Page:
Friday, 4 April 2014

Embarrassing my husband in the paper again


Hot on the heels of Rory's 18th Birthday, another milestone birthday came along for the Burgess family. Yes, Dougie turned 50 last week. I marked the occasion by writing about it in the local paper: cheaper than taking out an announcement. I was given permission to tell the whole world about his big day although many people knew already because his colleagues at work had decorated his room: it was certainly round the village like wildfire.


Here's the link to the online version of the article. As always, I appreciate your support with this new venture of mine, Trish Takes Five.  I'm grateful for any views but feel free to comment (anonymously if you wish) on the website directly.

Beating the 50th birthday blues


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Remember when we had a short break in Suffolk, staying at The Ickworth Hotel, part of the Luxury Family Hotels group? To celebrate their silver anniversary, the group have launched a brilliant 80s themed competition to win a night at the Lodge (the part we stayed in) for one person plus their 25 friends and 25 kids! If you're interested, visit their Facebook page for further details. You have until 23 April to enter. 






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Tuesday, 1 April 2014

#Homecoming2014

Glasgow vs Edinburgh
2014 is a special year for Scotland. It will welcome the world to the Commonwealth Games in Glasgow in July, The Ryder Cup at Gleneagles in September and the countrywide Homecoming 2014 celebrations throughout the year.

How perfect for my husband Dougie to have his own Homecoming this Easter thanks to Visit Scotland which has arranged a trip for the Burgess family so we can experience the culture, history and style of Scotland's top cities, Glasgow and Edinburgh.

We have a book at home, Weegies vs Edinbuggers, which is a tongue-in-cheek look at the differences between the two cities. There is certainly a rivalry between the two and I know which one Dougie prefers, but he's biased. So which is better: Glasgow or Edinburgh? There's only one way to find out....


......visit them!

And visit them we shall: two nights in each. We will do our best to see what each city has to offer. In Glasgow we are going to one of the main stadiums for the Commonwealth Games, Hampden Park, plus the world-famous Burrell Collection, one of the most important collections of art ever created by one person.

In Edinburgh we will be visiting during the International Science Festival and hope to cram in other attractions such as Edinburgh Castle and The Real Mary King's Close.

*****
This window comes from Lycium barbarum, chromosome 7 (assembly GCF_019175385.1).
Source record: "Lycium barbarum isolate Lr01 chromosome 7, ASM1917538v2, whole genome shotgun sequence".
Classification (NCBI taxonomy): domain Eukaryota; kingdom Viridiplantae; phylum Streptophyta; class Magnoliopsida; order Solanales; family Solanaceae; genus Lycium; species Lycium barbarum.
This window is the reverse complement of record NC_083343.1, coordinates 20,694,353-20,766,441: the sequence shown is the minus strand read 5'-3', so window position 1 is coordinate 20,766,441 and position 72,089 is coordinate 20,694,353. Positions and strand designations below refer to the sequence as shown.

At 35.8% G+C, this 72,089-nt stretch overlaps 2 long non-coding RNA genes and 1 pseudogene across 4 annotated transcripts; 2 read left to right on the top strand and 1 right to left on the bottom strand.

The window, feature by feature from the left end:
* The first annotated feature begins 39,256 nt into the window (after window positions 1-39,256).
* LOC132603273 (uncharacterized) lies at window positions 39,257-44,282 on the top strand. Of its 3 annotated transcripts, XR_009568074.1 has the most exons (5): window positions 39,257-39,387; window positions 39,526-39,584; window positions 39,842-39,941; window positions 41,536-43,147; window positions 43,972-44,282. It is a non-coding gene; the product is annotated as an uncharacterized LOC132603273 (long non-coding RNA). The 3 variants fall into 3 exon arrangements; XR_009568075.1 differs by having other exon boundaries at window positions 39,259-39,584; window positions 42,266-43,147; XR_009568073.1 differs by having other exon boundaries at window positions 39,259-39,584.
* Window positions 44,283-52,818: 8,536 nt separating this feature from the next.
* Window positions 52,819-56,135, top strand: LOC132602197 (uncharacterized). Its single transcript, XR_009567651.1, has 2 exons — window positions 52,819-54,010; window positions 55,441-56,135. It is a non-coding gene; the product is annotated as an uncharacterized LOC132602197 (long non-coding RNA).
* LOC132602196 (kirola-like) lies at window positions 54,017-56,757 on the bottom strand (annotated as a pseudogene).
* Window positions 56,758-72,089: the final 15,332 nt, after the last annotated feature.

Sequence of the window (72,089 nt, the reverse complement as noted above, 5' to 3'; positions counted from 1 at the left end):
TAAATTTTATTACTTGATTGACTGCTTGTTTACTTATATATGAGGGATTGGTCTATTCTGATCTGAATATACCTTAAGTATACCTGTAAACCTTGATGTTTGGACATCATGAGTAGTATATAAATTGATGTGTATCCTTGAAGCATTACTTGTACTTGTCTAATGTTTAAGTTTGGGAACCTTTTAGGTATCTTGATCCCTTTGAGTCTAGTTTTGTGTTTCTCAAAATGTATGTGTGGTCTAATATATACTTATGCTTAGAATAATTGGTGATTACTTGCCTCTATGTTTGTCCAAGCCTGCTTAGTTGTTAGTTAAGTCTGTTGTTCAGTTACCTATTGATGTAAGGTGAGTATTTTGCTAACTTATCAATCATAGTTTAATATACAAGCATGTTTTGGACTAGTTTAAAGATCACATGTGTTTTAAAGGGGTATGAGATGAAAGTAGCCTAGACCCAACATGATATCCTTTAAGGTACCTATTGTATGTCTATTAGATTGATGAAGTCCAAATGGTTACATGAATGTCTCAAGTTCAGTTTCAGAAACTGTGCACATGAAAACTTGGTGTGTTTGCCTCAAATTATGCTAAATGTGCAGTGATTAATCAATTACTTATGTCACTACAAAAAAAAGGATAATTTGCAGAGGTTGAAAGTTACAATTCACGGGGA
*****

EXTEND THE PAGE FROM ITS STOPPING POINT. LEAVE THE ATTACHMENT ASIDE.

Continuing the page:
I'm hoping there'll be time for shopping and am already drooling at some of the suggestions for eateries: the Ubiquitous Chip anyone?

But I don't want to give all of Scotland's secrets away just yet. You'll have to wait until we return, once they've had the thorough 'Mum's Gone To' analysis.

As we're not going just yet, anyone have their own favourite city of the two? Any suggestions of places to visit or restaurants to try?

While you're having a think about that, here's a picture of Dougie in his kilt, for no other reason than I reckon he looks braw.





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Friday, 28 March 2014

Friday Update



Just to let you know, this week's column in the Lincolnshire Free Press is all about stand-up comedy and, in particular, Dougie's habit of getting into conversation with comedians. If you would like to have a read, it would be great to get some views on the online version.

Is there a doctor in the house?






It's a while since I've mentioned my other blog, the one where I'm writing up my dad's memoirs. In the latest post, following on from a number about his time at Cambridge, he is now travelling to Scandinavia to visit housing developments appropriate for his architecture degree. I managed to find some albums with his photos from the trip so it has been fascinating to see his snaps of Copenhagen and Stockholm, taken in 1956. This first post covers his time in Denmark. Sweden to follow shortly.

A summer in Scandinavia - Copenhagen









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Monday, 24 March 2014

Disposing of the Body - a review.

Cast of Disposing of the Body
St Nicolas Players, Spalding